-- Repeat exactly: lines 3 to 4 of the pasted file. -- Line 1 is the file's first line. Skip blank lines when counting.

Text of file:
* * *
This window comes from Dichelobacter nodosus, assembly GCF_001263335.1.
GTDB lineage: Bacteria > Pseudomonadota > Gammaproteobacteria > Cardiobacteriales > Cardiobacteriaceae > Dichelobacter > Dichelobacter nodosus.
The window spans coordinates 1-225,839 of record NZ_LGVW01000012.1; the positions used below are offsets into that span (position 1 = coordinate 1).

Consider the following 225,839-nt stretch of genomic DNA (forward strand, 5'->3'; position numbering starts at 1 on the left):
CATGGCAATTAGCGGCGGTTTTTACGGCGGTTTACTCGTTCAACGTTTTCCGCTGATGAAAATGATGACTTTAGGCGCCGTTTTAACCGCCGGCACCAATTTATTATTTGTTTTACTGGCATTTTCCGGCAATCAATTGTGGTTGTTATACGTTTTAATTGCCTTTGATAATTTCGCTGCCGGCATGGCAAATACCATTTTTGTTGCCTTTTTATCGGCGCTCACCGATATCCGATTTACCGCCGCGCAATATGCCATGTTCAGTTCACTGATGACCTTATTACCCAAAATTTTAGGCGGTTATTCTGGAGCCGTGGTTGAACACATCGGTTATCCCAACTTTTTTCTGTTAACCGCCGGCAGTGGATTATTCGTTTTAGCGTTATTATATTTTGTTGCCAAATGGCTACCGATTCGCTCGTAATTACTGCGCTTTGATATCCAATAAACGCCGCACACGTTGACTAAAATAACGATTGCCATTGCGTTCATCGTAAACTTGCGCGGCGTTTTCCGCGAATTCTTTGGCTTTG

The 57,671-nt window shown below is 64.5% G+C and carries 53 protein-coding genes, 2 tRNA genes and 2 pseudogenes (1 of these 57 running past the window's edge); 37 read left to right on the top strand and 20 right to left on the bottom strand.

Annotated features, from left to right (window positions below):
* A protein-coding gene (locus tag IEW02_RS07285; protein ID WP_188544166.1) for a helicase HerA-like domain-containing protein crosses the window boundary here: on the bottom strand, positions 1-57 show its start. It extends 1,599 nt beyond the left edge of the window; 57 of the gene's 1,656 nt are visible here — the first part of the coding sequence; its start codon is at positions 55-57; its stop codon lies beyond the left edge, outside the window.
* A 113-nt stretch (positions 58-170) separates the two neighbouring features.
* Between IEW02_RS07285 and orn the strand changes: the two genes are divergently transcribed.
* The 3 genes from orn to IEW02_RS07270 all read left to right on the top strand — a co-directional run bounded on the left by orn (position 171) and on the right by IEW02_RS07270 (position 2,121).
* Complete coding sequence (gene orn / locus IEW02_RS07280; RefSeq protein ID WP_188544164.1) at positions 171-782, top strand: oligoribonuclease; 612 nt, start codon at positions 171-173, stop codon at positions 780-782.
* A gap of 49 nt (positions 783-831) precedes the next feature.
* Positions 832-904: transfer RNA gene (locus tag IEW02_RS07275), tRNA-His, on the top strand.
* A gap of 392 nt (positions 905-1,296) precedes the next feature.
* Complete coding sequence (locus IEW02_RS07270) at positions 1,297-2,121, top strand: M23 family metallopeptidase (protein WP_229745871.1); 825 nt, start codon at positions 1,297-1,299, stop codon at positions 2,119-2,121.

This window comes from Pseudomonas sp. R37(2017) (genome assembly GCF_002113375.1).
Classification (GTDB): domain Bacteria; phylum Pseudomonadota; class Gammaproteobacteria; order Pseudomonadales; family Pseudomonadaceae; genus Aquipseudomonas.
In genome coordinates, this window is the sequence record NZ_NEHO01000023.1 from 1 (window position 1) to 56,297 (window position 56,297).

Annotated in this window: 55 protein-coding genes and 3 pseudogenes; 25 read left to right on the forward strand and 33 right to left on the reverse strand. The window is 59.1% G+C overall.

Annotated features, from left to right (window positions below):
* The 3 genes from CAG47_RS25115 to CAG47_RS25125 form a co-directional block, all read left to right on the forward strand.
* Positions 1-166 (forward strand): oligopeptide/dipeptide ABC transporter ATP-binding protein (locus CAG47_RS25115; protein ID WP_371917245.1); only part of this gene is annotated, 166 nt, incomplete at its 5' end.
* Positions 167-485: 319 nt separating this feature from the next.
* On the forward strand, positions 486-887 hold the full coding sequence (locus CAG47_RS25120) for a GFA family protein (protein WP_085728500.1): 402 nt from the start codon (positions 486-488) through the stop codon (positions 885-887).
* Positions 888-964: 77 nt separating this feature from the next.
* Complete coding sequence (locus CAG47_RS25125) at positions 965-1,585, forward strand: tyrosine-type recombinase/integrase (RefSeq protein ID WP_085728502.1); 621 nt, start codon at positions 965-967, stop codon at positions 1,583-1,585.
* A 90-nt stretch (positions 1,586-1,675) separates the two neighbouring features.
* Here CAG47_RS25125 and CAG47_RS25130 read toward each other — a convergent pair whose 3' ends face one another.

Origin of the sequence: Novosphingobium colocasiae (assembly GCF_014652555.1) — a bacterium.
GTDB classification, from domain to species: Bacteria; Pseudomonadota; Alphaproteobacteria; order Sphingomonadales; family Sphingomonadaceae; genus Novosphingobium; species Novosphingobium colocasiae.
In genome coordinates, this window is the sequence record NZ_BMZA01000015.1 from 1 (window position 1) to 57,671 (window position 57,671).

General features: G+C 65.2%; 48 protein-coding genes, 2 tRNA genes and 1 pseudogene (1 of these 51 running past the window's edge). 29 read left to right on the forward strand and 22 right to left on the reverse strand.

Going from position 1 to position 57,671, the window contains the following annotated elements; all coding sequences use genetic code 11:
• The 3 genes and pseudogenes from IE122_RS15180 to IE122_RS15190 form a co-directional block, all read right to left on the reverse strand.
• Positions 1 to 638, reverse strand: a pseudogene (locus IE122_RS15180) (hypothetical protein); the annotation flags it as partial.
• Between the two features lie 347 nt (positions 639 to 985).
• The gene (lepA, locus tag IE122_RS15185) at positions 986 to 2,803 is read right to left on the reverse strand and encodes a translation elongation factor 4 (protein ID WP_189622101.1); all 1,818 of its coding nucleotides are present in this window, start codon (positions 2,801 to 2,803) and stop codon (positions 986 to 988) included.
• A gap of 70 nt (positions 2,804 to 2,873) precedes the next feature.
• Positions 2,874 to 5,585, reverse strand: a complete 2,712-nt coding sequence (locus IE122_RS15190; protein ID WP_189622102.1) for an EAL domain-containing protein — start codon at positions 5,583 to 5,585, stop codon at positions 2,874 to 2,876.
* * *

The window spans coordinates 1-225,839 of record NZ_LGVW01000012.1; the positions used below are offsets into that span (position 1 = coordinate 1).

Consider the following 225,839-nt stretch of genomic DNA (forward strand, 5'->3'; position numbering starts at 1 on the left):